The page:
Are you ever inspired by other writers of bit-lit (vampire literature), such as Anne Rice, Laurell K. Hamilton or even Stephenie Meyer? And have you met any of these writers?

Anne Rice and I exchange emails, and I know she’s a great fan of the show. I do know Laurell, and we have a friendly relationship. I’ve never met Stephenie Meyer, who has said repeatedly that she does not read other writers in the genre. I’d like to think we all lend each other some energy in our works.

The books are written from the first person perspective of Sookie; the television series has extra storylines featuring other characters in Sookie’s world (and extended ones, such as Lafayette). Has this been an interesting experience, as a writer, to see other dimensions given to characters you created?

Oh, it’s been fascinating. Obviously, the series has to delve into the background of some of the other characters so Anna won’t have to be on-screen all the time, and I love not knowing what I’m going to see next.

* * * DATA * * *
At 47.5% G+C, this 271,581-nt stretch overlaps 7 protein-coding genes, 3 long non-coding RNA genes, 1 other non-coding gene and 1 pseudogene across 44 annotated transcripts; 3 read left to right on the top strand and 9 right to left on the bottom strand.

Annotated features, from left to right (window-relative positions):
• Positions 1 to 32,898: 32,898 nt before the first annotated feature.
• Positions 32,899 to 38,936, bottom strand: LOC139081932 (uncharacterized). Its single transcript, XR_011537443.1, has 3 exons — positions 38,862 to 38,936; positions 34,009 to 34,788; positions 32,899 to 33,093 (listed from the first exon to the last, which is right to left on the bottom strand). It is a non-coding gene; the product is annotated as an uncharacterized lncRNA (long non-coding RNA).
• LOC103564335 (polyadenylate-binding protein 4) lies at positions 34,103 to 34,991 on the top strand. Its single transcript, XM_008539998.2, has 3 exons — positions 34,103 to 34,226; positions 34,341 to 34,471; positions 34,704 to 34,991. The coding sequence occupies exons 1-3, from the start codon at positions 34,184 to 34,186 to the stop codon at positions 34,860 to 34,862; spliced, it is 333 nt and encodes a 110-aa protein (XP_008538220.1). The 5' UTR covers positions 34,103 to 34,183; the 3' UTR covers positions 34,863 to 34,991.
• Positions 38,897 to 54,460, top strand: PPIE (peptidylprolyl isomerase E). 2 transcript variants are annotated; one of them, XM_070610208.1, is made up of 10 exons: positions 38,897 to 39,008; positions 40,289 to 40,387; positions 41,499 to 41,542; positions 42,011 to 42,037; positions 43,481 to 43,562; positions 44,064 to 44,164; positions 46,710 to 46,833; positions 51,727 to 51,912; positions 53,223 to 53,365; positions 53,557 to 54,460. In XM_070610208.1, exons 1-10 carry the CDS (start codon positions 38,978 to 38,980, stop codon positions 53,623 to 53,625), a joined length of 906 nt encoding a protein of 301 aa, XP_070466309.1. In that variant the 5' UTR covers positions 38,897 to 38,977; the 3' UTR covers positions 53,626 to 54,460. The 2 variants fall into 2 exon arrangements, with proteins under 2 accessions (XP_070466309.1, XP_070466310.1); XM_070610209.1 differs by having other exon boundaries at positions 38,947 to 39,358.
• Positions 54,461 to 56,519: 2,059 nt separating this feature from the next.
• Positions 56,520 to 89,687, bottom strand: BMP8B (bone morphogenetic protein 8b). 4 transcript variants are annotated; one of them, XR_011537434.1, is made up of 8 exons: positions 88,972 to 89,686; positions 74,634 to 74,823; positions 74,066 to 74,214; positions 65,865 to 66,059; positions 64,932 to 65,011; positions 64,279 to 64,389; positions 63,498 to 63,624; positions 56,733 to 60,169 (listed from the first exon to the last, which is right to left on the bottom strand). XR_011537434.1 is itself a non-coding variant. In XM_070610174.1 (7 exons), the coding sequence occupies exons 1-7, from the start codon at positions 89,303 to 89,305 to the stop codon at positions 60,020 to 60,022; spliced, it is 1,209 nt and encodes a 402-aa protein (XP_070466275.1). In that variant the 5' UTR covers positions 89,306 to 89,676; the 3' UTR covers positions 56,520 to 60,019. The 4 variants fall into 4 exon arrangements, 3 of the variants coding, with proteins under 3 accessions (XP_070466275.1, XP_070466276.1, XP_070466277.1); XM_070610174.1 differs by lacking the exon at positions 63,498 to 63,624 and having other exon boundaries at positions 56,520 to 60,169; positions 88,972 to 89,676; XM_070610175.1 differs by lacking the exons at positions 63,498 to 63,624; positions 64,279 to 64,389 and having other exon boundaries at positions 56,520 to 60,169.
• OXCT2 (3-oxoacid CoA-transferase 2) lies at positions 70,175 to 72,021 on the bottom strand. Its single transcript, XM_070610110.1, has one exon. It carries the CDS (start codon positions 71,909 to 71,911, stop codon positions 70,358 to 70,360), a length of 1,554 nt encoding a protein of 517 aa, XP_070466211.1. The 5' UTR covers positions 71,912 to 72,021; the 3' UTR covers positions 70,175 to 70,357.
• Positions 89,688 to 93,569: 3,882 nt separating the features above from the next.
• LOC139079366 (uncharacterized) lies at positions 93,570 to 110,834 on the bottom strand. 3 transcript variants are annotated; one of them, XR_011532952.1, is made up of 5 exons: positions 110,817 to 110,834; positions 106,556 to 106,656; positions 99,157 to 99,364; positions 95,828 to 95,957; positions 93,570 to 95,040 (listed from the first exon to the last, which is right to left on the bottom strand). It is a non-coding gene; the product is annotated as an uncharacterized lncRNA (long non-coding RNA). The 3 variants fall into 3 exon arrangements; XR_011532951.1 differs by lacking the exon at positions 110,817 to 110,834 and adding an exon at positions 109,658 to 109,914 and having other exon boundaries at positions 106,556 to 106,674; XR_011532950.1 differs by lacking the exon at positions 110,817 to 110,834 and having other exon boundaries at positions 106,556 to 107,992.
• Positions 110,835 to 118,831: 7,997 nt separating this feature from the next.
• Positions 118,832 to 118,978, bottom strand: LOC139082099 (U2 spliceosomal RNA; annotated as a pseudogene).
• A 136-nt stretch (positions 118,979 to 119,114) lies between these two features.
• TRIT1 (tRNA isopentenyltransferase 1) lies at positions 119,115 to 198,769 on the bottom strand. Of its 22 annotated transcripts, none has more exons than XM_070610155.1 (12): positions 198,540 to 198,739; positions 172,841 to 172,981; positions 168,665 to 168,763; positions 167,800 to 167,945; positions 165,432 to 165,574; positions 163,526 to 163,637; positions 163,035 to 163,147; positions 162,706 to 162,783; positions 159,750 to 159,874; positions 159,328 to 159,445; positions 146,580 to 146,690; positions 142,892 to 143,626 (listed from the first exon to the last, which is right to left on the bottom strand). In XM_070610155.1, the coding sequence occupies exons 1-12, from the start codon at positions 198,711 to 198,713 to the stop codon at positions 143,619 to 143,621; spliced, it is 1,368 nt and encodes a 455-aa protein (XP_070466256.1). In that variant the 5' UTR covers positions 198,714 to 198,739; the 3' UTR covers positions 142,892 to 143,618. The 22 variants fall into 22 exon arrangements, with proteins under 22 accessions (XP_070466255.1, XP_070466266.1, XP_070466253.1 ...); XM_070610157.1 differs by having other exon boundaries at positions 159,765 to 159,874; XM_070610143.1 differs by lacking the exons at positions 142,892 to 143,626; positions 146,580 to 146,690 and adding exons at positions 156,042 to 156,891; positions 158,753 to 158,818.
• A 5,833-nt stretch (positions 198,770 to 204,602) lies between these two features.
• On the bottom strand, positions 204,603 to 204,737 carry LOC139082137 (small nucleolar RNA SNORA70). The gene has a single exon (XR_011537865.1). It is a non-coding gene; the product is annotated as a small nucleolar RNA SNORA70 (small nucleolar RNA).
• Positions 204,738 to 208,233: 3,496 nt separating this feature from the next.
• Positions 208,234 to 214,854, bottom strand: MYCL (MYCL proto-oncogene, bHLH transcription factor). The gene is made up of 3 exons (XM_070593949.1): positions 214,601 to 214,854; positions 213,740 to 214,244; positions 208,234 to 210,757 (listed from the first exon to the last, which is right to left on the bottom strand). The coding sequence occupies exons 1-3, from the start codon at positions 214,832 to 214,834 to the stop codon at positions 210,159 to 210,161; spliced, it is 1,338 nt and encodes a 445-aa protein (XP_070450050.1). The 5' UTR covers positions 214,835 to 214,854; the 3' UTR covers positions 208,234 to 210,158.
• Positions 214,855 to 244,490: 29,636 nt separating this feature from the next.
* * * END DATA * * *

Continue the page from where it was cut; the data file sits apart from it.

Reading your books there seem to be many analogies of real-world issues in relation to vampire concepts, such as gay persecution (intolerance of vampires), or drug addiction (drinking blood), or male violence (the violent nature of vampires). How conscious was your decision to include issues – or is it more a way of rooting fantastical concepts in a world recognisable to the reader?


After a successful mystery-romance-vampire series, what’s next?

I have written the Harper Connelly books, which have been quite successful, though not on the scale of Sookie. I think I’m going to try something completely different when I have some time. I love writing the Sookie books, but it’s always good to write something else, too.

Are you looking forward to coming to Australia in September?

I am SO looking forward to it.